A Future We Can Change

Life is competitive around here. It is everywhere, but I feel it especially here — in the play group, among other parents in general, especially when the topic of education comes up. Last year, four Gunn High School students in Palo Alto committed suicide by stepping in front of trains; already one child committed suicide the same way this year. Granted, Palo Alto manifests “the best of the best” — affluent, highly educated, highly successful Silicon Valley players who want their children to succeed and exceed the norm. Not all school districts are as packed with scrambling over-achievers.

We want a good school for Claire, but more than that, we want a good learning experience for her, and a good life. I want to see this movie when it comes out. And I want to be part of the solution.

If you can’t see the movie trailer, click this link.

Explore posts in the same categories: Community, Education, Journal, Meditation, Motherhood, Regional, Social Science

3 Comments on “A Future We Can Change”

  1. acm Says:

    Well, Speck has been born into a family of “high achievers” who nevertheless definitely believe that what’s important is to find *your* path, to contribute, to use what you have, but not to let the rat race (or other people’s measures of success) drive you — to leave room for the things that give life value. I hope that won’t be received as a mixed message — that she can find that it’s fun to be smart, to learn, to play, to be receptive to the world and other people, and to not put too much weight on any particular path or outcome. I think that *we* believe that, and live it, at least most of the time, so perhaps we can fight the noise from the rest of the world and be part of the solution too…

  2. Jan Says:

    As a parent (even before), I was haunted by the memory of a student at my college who committed suicide. A straight ‘A’ student, he’d gotten a ‘B+’ on one test in one class. I guess he couldn’t live with that reality. I knew, even as a sophomore, the terrible flaw of believing too much in the outer markings of one’s achievements instead of looking at the measure of one’s life on earth.
    What happened to letting our children experience childhood? I put that as a priority with my three boys, though I admit I agonized as they approached college. Perhaps I hadn’t pushed hard enough. Perhaps they couldn’t compete with other students who’d spent summers in Third World countries, whose parents had filled every spare moment with high-end activities. Had I been too laid back? I’d worked at enriching their lives with new experiences, encouraging them to do their best without getting caught up in rankings. Had I focused too much on building emotional stability and maturity? Would pushing them to achieve the very top positions in sports or top marks in academics have opened more doors to a better paying future?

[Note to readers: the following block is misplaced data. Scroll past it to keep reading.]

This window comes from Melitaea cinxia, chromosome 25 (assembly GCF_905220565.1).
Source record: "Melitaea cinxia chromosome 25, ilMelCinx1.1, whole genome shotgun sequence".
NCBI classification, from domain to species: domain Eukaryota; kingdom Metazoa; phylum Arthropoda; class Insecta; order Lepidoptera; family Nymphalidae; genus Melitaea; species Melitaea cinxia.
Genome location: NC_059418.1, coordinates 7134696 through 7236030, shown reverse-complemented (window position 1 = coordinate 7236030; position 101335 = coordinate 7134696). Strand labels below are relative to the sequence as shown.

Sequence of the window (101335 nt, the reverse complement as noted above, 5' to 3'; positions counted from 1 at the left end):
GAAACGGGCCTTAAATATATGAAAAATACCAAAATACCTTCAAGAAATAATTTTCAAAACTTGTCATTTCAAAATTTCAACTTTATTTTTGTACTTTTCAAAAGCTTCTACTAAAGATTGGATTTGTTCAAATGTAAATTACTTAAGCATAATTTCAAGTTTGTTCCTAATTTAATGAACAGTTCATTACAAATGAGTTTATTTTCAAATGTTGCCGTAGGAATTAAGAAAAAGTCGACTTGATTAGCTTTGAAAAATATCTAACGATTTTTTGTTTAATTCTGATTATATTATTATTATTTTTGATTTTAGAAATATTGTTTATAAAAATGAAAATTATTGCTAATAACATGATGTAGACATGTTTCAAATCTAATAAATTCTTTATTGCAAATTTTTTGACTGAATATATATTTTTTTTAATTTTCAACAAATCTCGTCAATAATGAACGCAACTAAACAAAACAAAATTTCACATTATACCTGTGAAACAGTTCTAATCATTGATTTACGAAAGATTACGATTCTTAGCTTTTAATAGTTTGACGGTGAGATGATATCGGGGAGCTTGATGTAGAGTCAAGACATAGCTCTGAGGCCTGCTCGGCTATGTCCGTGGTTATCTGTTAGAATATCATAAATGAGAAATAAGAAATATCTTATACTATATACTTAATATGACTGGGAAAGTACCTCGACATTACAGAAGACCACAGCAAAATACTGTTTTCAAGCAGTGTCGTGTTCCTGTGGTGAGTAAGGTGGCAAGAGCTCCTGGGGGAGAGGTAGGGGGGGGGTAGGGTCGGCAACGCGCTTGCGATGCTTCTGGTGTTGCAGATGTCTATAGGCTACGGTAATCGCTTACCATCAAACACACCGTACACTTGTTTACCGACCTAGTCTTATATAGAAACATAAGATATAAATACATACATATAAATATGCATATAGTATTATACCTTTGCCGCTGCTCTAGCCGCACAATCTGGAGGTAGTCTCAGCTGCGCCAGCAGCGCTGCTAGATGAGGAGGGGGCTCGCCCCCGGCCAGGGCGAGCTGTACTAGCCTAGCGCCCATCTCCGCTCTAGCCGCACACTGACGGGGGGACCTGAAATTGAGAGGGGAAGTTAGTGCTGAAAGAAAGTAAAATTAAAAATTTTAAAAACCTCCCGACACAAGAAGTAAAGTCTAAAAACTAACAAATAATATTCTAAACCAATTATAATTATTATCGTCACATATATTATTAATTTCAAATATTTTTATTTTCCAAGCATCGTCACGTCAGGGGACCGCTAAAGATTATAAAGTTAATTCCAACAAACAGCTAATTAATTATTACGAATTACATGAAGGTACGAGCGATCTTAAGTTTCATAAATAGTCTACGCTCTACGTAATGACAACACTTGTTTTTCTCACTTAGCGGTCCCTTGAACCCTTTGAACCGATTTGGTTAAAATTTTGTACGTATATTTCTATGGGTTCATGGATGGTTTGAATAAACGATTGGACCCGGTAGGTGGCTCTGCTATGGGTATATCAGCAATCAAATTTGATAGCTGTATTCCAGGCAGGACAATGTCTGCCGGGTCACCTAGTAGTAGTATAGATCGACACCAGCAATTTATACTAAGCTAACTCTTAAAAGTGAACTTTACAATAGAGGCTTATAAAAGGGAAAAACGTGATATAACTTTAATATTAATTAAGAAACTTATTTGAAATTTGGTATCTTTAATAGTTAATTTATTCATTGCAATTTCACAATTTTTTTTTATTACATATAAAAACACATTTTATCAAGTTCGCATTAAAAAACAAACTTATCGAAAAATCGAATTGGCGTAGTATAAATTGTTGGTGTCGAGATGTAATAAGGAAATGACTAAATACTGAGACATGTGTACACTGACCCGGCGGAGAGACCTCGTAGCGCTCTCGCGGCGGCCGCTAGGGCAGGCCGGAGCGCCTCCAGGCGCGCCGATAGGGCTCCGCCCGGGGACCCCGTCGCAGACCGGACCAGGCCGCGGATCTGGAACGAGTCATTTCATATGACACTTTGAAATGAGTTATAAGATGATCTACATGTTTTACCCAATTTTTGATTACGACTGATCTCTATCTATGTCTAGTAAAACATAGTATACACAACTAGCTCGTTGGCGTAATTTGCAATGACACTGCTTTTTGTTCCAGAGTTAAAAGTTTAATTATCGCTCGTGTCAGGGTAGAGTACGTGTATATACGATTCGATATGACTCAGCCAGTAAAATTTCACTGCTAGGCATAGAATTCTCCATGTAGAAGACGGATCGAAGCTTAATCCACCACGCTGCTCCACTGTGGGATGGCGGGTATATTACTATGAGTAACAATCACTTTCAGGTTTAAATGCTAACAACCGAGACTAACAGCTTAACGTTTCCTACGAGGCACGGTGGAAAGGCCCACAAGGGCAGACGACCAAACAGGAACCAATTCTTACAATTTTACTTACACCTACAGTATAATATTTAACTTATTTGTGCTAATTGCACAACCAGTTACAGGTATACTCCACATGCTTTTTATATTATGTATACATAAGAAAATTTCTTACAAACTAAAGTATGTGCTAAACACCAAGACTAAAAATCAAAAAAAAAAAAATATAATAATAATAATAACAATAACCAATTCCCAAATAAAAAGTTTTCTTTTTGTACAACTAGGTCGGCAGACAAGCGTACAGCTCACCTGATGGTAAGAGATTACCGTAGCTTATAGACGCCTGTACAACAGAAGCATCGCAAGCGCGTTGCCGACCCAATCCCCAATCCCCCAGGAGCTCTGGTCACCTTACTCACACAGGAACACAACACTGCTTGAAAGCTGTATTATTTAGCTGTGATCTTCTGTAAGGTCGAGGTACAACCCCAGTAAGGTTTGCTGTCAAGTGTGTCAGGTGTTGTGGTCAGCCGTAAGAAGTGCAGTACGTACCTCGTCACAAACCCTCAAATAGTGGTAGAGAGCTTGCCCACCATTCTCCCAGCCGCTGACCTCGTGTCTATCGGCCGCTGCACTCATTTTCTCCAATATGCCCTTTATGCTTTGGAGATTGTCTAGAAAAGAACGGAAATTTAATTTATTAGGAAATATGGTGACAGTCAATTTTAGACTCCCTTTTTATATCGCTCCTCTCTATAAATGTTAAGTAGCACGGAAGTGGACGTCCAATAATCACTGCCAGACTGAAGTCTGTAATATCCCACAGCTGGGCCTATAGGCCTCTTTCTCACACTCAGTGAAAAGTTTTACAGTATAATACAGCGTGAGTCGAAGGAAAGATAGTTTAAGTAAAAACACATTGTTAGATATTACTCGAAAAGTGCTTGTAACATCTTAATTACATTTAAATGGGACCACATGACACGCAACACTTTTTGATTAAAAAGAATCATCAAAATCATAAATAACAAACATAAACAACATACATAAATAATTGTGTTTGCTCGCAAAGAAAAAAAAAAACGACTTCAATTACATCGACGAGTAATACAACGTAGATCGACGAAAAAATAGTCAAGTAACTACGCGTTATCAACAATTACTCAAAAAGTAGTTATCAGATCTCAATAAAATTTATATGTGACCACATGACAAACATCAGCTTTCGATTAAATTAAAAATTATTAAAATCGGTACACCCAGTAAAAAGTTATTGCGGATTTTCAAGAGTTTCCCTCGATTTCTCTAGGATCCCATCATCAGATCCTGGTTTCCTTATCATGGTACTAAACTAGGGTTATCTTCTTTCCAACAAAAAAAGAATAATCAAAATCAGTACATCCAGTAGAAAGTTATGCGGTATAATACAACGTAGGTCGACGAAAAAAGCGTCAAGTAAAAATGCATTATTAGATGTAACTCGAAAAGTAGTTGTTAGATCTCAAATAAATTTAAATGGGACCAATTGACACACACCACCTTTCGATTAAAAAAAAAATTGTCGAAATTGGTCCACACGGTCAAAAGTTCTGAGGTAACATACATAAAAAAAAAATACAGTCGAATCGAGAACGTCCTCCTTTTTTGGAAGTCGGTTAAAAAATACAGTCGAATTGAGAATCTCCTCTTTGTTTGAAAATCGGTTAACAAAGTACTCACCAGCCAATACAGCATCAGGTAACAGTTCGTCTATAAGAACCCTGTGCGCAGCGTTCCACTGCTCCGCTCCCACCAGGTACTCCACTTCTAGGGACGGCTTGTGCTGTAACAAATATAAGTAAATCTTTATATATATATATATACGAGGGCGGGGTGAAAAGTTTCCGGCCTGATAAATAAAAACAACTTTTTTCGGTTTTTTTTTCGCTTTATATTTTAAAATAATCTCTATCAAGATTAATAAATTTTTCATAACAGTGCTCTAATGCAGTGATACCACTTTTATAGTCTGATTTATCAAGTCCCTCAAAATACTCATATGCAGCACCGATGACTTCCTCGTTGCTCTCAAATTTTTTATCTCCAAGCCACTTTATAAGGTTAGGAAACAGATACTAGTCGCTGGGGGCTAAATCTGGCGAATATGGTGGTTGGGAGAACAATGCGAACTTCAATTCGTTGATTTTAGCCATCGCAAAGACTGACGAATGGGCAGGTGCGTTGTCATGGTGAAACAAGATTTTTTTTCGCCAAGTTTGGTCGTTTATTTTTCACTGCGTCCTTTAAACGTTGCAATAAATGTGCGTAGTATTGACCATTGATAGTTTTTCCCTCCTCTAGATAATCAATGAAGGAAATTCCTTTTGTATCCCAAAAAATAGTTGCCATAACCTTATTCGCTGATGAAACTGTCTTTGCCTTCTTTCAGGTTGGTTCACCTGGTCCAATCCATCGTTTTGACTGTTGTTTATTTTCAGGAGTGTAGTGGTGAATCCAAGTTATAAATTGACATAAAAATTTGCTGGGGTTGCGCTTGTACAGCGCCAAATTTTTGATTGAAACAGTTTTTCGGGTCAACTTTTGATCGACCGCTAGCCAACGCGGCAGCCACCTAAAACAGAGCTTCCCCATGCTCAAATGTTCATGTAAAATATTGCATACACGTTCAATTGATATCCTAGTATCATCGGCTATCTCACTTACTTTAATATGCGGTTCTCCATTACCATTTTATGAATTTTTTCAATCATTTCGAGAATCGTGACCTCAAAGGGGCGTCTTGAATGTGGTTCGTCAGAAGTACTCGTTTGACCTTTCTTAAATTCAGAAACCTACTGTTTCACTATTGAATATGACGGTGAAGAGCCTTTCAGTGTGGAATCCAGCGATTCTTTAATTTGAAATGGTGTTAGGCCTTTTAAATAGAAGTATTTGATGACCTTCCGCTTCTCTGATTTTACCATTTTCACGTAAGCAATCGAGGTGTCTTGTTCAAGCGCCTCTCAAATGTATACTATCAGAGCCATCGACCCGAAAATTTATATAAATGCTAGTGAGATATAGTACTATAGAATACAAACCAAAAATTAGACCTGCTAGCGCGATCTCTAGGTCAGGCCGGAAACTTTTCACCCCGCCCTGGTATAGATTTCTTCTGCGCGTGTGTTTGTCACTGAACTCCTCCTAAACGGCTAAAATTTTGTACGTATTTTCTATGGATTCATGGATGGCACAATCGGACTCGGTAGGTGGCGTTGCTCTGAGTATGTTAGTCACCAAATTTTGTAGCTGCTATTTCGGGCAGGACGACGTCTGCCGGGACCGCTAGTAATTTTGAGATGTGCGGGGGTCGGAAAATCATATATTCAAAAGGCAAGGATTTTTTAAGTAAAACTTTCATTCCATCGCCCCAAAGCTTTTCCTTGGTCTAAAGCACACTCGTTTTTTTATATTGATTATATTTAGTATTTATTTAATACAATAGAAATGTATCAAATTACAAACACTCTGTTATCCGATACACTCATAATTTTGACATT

In retrospect, I’m content with my less fanatical push. You want to open doors so your children can move in the direction of their dreams. Once they get through that door, they still have to live their lives. What good is the super-achiever whose inner life is empty?
    You’ll do just fine with Claire. You have the instincts of a super mom. Those instincts will definitely influence parents around you. I’d love to see us regain the sanity of rearing emotionally healthy children, capable of rising to life’s challenges, resilient to life’s disasters.

  3. Leslie Srajek Says:

    Just discovered your site and blog and feel awed by the abundant resources, esp. on poetry, which is one of my main loves. Thank you for posting this video–I work in higher ed and see many of the same issues there, but I also have 2 sons in grade school and we struggle with our longing for appropriate, challenging, creative, safe, etc. etc. etc. educational opportunities ALL the time. Thanks again, and come visit me at: heartlandwriting.wordpress.com if you are so inclined. Can’t wait to dive into more of the goodies you’ve offered here!